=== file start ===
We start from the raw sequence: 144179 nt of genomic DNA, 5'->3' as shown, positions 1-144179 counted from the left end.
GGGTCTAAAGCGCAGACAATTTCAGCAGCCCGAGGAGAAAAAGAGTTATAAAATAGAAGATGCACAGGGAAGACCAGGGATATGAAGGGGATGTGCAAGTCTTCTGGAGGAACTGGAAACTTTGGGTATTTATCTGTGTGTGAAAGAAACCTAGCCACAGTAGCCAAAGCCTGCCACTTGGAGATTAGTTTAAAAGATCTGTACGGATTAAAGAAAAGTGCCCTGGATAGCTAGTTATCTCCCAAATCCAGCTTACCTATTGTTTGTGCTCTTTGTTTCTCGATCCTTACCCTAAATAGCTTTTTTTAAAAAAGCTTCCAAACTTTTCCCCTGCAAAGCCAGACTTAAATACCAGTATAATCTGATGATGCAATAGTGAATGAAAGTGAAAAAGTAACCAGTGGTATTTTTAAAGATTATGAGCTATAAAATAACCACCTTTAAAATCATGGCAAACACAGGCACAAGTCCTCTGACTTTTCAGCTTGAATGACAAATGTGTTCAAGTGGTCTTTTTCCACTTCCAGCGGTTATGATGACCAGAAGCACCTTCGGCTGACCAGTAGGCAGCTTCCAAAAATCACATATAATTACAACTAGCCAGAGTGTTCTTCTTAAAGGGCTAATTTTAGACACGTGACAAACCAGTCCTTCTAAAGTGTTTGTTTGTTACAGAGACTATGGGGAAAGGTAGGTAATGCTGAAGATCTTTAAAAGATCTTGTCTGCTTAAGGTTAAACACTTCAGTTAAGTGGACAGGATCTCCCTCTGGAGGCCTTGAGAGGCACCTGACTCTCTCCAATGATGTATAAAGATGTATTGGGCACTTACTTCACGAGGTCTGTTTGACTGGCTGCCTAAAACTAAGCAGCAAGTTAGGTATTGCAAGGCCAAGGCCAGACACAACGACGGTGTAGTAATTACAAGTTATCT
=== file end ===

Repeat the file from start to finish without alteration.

We start from the raw sequence: 144179 nt of genomic DNA, 5'->3' as shown, positions 1-144179 counted from the left end.
GGGTCTAAAGCGCAGACAATTTCAGCAGCCCGAGGAGAAAAAGAGTTATAAAATAGAAGATGCACAGGGAAGACCAGGGATATGAAGGGGATGTGCAAGTCTTCTGGAGGAACTGGAAACTTTGGGTATTTATCTGTGTGTGAAAGAAACCTAGCCACAGTAGCCAAAGCCTGCCACTTGGAGATTAGTTTAAAAGATCTGTACGGATTAAAGAAAAGTGCCCTGGATAGCTAGTTATCTCCCAAATCCAGCTTACCTATTGTTTGTGCTCTTTGTTTCTCGATCCTTACCCTAAATAGCTTTTTTTAAAAAAGCTTCCAAACTTTTCCCCTGCAAAGCCAGACTTAAATACCAGTATAATCTGATGATGCAATAGTGAATGAAAGTGAAAAAGTAACCAGTGGTATTTTTAAAGATTATGAGCTATAAAATAACCACCTTTAAAATCATGGCAAACACAGGCACAAGTCCTCTGACTTTTCAGCTTGAATGACAAATGTGTTCAAGTGGTCTTTTTCCACTTCCAGCGGTTATGATGACCAGAAGCACCTTCGGCTGACCAGTAGGCAGCTTCCAAAAATCACATATAATTACAACTAGCCAGAGTGTTCTTCTTAAAGGGCTAATTTTAGACACGTGACAAACCAGTCCTTCTAAAGTGTTTGTTTGTTACAGAGACTATGGGGAAAGGTAGGTAATGCTGAAGATCTTTAAAAGATCTTGTCTGCTTAAGGTTAAACACTTCAGTTAAGTGGACAGGATCTCCCTCTGGAGGCCTTGAGAGGCACCTGACTCTCTCCAATGATGTATAAAGATGTATTGGGCACTTACTTCACGAGGTCTGTTTGACTGGCTGCCTAAAACTAAGCAGCAAGTTAGGTATTGCAAGGCCAAGGCCAGACACAACGACGGTGTAGTAATTACAAGTTATCT